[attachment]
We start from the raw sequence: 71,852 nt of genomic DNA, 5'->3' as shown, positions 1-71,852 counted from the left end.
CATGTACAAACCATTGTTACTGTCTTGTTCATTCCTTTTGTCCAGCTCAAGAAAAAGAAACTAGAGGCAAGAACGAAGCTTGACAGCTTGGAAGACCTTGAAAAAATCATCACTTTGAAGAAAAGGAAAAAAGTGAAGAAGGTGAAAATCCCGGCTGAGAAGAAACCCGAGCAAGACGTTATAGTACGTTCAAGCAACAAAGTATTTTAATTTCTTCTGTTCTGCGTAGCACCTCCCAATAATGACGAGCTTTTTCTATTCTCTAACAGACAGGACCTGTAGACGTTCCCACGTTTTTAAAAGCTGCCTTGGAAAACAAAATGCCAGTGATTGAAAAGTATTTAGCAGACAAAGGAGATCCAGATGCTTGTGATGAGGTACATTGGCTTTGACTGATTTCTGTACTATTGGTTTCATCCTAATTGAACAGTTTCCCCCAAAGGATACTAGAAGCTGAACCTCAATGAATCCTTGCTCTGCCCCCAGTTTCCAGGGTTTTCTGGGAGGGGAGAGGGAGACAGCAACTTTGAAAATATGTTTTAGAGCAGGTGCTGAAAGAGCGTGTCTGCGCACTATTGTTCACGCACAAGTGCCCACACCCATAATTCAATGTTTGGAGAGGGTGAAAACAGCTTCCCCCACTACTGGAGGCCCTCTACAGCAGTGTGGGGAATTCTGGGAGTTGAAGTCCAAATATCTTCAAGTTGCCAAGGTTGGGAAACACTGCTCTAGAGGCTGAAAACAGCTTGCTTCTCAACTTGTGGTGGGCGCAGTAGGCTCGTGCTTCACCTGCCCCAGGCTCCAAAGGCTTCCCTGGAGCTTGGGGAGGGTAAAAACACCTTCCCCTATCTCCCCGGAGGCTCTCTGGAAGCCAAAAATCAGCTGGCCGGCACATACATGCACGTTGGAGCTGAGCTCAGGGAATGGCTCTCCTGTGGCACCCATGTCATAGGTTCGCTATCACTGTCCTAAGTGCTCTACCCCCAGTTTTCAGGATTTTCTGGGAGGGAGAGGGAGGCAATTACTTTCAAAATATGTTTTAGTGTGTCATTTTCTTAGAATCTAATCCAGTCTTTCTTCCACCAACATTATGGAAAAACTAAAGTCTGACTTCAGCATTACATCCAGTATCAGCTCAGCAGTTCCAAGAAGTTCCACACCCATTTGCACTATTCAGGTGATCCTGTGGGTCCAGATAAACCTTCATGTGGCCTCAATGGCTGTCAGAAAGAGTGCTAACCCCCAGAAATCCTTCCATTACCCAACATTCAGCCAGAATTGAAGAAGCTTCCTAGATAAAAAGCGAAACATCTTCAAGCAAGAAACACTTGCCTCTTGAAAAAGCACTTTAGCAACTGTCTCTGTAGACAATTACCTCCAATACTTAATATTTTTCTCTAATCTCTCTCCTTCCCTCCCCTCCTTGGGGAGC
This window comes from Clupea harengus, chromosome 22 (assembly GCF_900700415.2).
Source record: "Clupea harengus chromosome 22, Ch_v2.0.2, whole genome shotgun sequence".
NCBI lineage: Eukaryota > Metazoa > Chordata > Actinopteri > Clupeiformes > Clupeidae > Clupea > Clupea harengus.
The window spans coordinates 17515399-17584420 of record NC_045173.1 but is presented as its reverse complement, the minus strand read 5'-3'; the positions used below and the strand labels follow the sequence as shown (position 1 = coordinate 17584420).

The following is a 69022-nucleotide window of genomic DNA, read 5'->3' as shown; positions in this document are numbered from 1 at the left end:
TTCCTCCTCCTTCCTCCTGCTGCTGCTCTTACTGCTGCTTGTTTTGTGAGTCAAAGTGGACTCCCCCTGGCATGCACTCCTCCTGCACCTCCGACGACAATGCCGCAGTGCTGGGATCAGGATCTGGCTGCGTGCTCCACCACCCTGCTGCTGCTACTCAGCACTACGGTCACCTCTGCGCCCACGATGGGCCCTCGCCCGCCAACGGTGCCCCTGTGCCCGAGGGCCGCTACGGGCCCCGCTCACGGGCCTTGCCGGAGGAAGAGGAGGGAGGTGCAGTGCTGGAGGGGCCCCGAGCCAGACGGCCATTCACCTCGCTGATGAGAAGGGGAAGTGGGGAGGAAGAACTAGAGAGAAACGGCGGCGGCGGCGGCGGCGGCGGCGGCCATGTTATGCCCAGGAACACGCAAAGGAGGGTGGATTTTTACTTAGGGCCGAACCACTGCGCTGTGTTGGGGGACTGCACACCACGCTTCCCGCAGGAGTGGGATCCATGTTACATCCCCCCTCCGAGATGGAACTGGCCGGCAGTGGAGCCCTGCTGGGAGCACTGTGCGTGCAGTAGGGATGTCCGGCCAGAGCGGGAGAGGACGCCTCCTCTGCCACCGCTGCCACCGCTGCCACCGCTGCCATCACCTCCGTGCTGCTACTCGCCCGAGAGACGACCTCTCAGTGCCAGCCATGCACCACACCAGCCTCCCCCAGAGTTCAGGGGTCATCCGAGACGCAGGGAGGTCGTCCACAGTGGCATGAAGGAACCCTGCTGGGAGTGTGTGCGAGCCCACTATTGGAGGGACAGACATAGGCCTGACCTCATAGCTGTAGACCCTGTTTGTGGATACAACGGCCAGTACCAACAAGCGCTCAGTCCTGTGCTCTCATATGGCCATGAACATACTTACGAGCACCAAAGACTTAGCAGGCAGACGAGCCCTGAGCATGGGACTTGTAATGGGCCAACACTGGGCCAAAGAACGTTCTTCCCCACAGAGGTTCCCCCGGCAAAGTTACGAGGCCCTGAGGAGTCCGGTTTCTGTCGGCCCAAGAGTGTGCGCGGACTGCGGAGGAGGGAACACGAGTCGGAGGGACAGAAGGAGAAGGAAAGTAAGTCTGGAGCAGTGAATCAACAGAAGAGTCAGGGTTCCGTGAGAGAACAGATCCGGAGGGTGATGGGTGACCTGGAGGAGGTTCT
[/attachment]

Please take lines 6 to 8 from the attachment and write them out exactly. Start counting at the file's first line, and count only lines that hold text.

The window spans coordinates 17515399-17584420 of record NC_045173.1 but is presented as its reverse complement, the minus strand read 5'-3'; the positions used below and the strand labels follow the sequence as shown (position 1 = coordinate 17584420).

The following is a 69022-nucleotide window of genomic DNA, read 5'->3' as shown; positions in this document are numbered from 1 at the left end:
TTCCTCCTCCTTCCTCCTGCTGCTGCTCTTACTGCTGCTTGTTTTGTGAGTCAAAGTGGACTCCCCCTGGCATGCACTCCTCCTGCACCTCCGACGACAATGCCGCAGTGCTGGGATCAGGATCTGGCTGCGTGCTCCACCACCCTGCTGCTGCTACTCAGCACTACGGTCACCTCTGCGCCCACGATGGGCCCTCGCCCGCCAACGGTGCCCCTGTGCCCGAGGGCCGCTACGGGCCCCGCTCACGGGCCTTGCCGGAGGAAGAGGAGGGAGGTGCAGTGCTGGAGGGGCCCCGAGCCAGACGGCCATTCACCTCGCTGATGAGAAGGGGAAGTGGGGAGGAAGAACTAGAGAGAAACGGCGGCGGCGGCGGCGGCGGCGGCGGCCATGTTATGCCCAGGAACACGCAAAGGAGGGTGGATTTTTACTTAGGGCCGAACCACTGCGCTGTGTTGGGGGACTGCACACCACGCTTCCCGCAGGAGTGGGATCCATGTTACATCCCCCCTCCGAGATGGAACTGGCCGGCAGTGGAGCCCTGCTGGGAGCACTGTGCGTGCAGTAGGGATGTCCGGCCAGAGCGGGAGAGGACGCCTCCTCTGCCACCGCTGCCACCGCTGCCACCGCTGCCATCACCTCCGTGCTGCTACTCGCCCGAGAGACGACCTCTCAGTGCCAGCCATGCACCACACCAGCCTCCCCCAGAGTTCAGGGGTCATCCGAGACGCAGGGAGGTCGTCCACAGTGGCATGAAGGAACCCTGCTGGGAGTGTGTGCGAGCCCACTATTGGAGGGACAGACATAGGCCTGACCTCATAGCTGTAGACCCTGTTTGTGGATACAACGGCCAGTACCAACAAGCGCTCAGTCCTGTGCTCTCATATGGCCATGAACATACTTACGAGCACCAAAGACTTAGCAGGCAGACGAGCCCTGAGCATGGGACTTGTAATGGGCCAACACTGGGCCAAAGAACGTTCTTCCCCACAGAGGTTCCCCCGGCAAAGTTACGAGGCCCTGAGGAGTCCGGTTTCTGTCGGCCCAAGAGTGTGCGCGGACTGCGGAGGAGGGAACACGAGTCGGAGGGACAGAAGGAGAAGGAAAGTAAGTCTGGAGCAGTGAATCAACAGAAGAGTCAGGGTTCCGTGAGAGAACAGATCCGGAGGGTGATGGGTGACCTGGAGGAGGTTCT